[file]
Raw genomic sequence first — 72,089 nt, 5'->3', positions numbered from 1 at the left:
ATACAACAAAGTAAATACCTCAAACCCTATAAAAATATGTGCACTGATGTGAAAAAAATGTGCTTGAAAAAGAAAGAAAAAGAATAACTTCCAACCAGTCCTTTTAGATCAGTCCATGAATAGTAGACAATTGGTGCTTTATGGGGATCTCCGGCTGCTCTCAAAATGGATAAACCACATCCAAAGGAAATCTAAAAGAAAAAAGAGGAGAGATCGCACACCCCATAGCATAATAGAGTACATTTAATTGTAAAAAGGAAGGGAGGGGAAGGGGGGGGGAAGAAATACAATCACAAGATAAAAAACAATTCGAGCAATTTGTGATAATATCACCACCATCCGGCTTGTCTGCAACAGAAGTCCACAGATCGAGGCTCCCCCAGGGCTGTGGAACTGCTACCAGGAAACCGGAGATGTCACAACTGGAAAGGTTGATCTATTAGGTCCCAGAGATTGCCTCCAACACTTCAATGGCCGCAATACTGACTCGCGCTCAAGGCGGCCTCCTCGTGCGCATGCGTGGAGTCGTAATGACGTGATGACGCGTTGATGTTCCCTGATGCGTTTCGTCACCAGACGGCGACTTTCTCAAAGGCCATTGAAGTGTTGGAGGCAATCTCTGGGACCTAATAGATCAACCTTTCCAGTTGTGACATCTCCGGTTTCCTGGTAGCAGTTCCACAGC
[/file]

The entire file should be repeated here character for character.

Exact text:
Raw genomic sequence first — 72,089 nt, 5'->3', positions numbered from 1 at the left:
ATACAACAAAGTAAATACCTCAAACCCTATAAAAATATGTGCACTGATGTGAAAAAAATGTGCTTGAAAAAGAAAGAAAAAGAATAACTTCCAACCAGTCCTTTTAGATCAGTCCATGAATAGTAGACAATTGGTGCTTTATGGGGATCTCCGGCTGCTCTCAAAATGGATAAACCACATCCAAAGGAAATCTAAAAGAAAAAAGAGGAGAGATCGCACACCCCATAGCATAATAGAGTACATTTAATTGTAAAAAGGAAGGGAGGGGAAGGGGGGGGGAAGAAATACAATCACAAGATAAAAAACAATTCGAGCAATTTGTGATAATATCACCACCATCCGGCTTGTCTGCAACAGAAGTCCACAGATCGAGGCTCCCCCAGGGCTGTGGAACTGCTACCAGGAAACCGGAGATGTCACAACTGGAAAGGTTGATCTATTAGGTCCCAGAGATTGCCTCCAACACTTCAATGGCCGCAATACTGACTCGCGCTCAAGGCGGCCTCCTCGTGCGCATGCGTGGAGTCGTAATGACGTGATGACGCGTTGATGTTCCCTGATGCGTTTCGTCACCAGACGGCGACTTTCTCAAAGGCCATTGAAGTGTTGGAGGCAATCTCTGGGACCTAATAGATCAACCTTTCCAGTTGTGACATCTCCGGTTTCCTGGTAGCAGTTCCACAGC